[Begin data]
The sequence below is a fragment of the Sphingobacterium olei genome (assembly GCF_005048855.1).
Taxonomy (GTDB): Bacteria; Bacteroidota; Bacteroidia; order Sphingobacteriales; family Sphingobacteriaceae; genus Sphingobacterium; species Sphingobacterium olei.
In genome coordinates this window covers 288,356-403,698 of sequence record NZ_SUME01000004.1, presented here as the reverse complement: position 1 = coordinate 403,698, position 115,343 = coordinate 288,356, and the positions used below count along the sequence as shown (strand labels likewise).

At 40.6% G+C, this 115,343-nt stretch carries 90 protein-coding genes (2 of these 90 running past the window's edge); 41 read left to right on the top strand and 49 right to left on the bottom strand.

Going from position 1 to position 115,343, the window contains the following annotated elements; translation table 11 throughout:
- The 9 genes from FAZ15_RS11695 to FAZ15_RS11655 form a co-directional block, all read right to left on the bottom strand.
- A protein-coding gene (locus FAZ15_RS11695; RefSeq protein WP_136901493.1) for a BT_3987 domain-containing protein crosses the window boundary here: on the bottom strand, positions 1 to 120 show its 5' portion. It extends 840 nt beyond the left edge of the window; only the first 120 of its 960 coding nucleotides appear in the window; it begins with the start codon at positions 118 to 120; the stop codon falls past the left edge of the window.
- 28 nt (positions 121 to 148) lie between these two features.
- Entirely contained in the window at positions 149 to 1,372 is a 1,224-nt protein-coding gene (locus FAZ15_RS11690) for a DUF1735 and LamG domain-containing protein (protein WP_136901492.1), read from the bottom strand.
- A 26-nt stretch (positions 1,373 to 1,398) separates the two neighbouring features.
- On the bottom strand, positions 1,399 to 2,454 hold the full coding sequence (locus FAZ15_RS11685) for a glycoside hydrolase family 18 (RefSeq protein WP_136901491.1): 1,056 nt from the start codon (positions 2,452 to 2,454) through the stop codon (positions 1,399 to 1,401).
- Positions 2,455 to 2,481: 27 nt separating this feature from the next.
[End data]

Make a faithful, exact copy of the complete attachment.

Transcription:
The sequence below is a fragment of the Sphingobacterium olei genome (assembly GCF_005048855.1).
Taxonomy (GTDB): Bacteria; Bacteroidota; Bacteroidia; order Sphingobacteriales; family Sphingobacteriaceae; genus Sphingobacterium; species Sphingobacterium olei.
In genome coordinates this window covers 288,356-403,698 of sequence record NZ_SUME01000004.1, presented here as the reverse complement: position 1 = coordinate 403,698, position 115,343 = coordinate 288,356, and the positions used below count along the sequence as shown (strand labels likewise).

At 40.6% G+C, this 115,343-nt stretch carries 90 protein-coding genes (2 of these 90 running past the window's edge); 41 read left to right on the top strand and 49 right to left on the bottom strand.

Going from position 1 to position 115,343, the window contains the following annotated elements; translation table 11 throughout:
- The 9 genes from FAZ15_RS11695 to FAZ15_RS11655 form a co-directional block, all read right to left on the bottom strand.
- A protein-coding gene (locus FAZ15_RS11695; RefSeq protein WP_136901493.1) for a BT_3987 domain-containing protein crosses the window boundary here: on the bottom strand, positions 1 to 120 show its 5' portion. It extends 840 nt beyond the left edge of the window; only the first 120 of its 960 coding nucleotides appear in the window; it begins with the start codon at positions 118 to 120; the stop codon falls past the left edge of the window.
- 28 nt (positions 121 to 148) lie between these two features.
- Entirely contained in the window at positions 149 to 1,372 is a 1,224-nt protein-coding gene (locus FAZ15_RS11690) for a DUF1735 and LamG domain-containing protein (protein WP_136901492.1), read from the bottom strand.
- A 26-nt stretch (positions 1,373 to 1,398) separates the two neighbouring features.
- On the bottom strand, positions 1,399 to 2,454 hold the full coding sequence (locus FAZ15_RS11685) for a glycoside hydrolase family 18 (RefSeq protein WP_136901491.1): 1,056 nt from the start codon (positions 2,452 to 2,454) through the stop codon (positions 1,399 to 1,401).
- Positions 2,455 to 2,481: 27 nt separating this feature from the next.